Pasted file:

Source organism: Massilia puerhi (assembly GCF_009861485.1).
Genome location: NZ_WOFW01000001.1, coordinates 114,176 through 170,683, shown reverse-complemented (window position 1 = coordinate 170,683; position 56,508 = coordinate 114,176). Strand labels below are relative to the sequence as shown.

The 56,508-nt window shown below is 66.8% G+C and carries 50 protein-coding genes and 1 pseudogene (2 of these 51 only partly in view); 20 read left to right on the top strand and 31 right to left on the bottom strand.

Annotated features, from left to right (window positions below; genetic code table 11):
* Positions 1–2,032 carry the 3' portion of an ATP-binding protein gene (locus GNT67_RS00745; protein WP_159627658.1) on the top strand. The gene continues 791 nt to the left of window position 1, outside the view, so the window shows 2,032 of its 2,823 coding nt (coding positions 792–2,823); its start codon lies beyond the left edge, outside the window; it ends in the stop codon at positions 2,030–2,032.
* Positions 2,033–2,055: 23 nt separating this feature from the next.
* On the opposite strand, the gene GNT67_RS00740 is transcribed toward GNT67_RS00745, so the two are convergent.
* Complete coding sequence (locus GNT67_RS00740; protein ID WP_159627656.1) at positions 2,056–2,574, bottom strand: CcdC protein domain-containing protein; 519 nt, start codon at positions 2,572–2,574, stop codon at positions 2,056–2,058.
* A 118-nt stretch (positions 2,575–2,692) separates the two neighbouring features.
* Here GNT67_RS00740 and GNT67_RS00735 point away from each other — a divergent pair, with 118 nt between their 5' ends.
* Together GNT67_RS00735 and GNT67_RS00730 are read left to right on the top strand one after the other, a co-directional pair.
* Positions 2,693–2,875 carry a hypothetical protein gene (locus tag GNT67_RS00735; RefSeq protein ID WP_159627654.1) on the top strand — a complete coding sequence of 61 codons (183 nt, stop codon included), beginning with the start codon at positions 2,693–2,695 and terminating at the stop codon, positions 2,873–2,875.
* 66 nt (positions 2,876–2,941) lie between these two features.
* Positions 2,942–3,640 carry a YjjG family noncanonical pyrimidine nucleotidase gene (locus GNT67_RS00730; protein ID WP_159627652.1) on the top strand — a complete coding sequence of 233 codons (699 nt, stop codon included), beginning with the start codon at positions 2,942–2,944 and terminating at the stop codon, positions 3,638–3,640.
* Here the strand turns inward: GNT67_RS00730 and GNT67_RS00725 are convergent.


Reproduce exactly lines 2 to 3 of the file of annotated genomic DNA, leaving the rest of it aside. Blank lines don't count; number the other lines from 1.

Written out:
Genome location: NZ_WOFW01000001.1, coordinates 114,176 through 170,683, shown reverse-complemented (window position 1 = coordinate 170,683; position 56,508 = coordinate 114,176). Strand labels below are relative to the sequence as shown.

The 56,508-nt window shown below is 66.8% G+C and carries 50 protein-coding genes and 1 pseudogene (2 of these 51 only partly in view); 20 read left to right on the top strand and 31 right to left on the bottom strand.